Chronic granulomatous disease (CGD) is a group of inherited disorders in which phagocytic cells fail to generate antimicrobial oxidants. The various forms of CGD can be classified in terms of the mode of inheritance (either X-linked or autosomal recessive), and whether the neutrophils display the absorbance spectrum of a unique b-type cytochrome important for the function of the respiratory burst oxidase. The finding that purified neutrophil cytochrome b is a heterodimer consisting of a 91kD glycosylated and a 22kD nonglycosylated polypeptide has raised the question of which subunits are absent (or defective) in the various types of CGD. To address this question we have studied the expression of the cytochrome b subunits in three genetically distinct forms of CGD: X-linked/cytochrome b-negative (X-), autosomal recessive/cytochrome b-negative (A-), and autosomal recessive/cytochrome b-positive (A+). Using polyclonal antibodies to each of the two subunits, we prepared Western blots of lysates of intact neutrophils from ten CGD patients. In the controls and three patients with A+ CGD, both cytochrome subunits were easily detected. Consistent with the previously reported finding in five X- patients, neither subunit could be identified in neutrophils from three additional X- patients. Both subunits were also undetectable in four patients with A- CGD (three females, one male). This latter group of patients most likely bears a normal 91kD gene, since the patients are genetically distinct from the 91kD-defective X- group. The mutation in A- CGD, therefore, probably involves the 22kD gene and the eventual expression of the 22kD subunit. Furthermore, the expression of the 91kD subunit in this group of patients appears to be prevented due to the 22kD mutation in a manner converse to that seen in the X- CGD patients. Based on these studies, we hypothesize that the stable of expression of either of the two cytochrome subunits is dependent upon the other.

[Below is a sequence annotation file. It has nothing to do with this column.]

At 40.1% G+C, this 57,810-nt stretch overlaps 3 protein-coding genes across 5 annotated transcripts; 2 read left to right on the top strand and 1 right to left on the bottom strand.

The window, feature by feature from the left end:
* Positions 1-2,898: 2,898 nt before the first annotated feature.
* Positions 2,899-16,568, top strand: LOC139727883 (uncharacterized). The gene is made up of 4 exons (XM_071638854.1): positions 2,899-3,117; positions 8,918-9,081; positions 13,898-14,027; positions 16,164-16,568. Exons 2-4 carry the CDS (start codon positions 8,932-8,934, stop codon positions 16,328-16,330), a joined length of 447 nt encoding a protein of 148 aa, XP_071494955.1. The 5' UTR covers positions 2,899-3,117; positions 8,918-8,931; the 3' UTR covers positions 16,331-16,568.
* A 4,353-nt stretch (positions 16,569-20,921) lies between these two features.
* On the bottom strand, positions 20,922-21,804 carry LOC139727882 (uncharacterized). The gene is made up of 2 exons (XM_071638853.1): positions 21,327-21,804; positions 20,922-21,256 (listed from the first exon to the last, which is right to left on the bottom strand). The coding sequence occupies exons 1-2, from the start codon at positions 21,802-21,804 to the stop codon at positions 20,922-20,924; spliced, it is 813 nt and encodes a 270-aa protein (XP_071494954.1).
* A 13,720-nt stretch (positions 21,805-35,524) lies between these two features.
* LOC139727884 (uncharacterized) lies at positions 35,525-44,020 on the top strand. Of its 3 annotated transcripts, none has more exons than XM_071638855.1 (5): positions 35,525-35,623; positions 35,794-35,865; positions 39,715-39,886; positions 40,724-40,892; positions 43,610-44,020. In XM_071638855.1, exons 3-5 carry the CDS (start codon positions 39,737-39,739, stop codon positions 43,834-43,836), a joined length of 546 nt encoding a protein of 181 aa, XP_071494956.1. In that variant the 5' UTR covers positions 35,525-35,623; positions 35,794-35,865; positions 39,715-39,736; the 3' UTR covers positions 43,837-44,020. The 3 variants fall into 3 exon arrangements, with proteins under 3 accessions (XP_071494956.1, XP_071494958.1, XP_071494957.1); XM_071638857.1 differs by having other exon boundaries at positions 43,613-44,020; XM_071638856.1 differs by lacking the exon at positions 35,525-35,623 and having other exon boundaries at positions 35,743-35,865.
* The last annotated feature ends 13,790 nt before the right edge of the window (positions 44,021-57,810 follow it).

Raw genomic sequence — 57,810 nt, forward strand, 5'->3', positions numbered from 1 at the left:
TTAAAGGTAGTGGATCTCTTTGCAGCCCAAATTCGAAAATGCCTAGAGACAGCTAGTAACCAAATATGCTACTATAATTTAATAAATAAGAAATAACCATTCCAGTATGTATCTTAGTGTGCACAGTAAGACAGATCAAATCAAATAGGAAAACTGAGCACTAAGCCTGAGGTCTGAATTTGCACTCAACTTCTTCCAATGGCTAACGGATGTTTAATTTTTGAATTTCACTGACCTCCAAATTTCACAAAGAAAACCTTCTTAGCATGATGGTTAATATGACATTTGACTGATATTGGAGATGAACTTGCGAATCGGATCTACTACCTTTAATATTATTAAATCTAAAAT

- Copyright © 1989 by The American Society of Hematology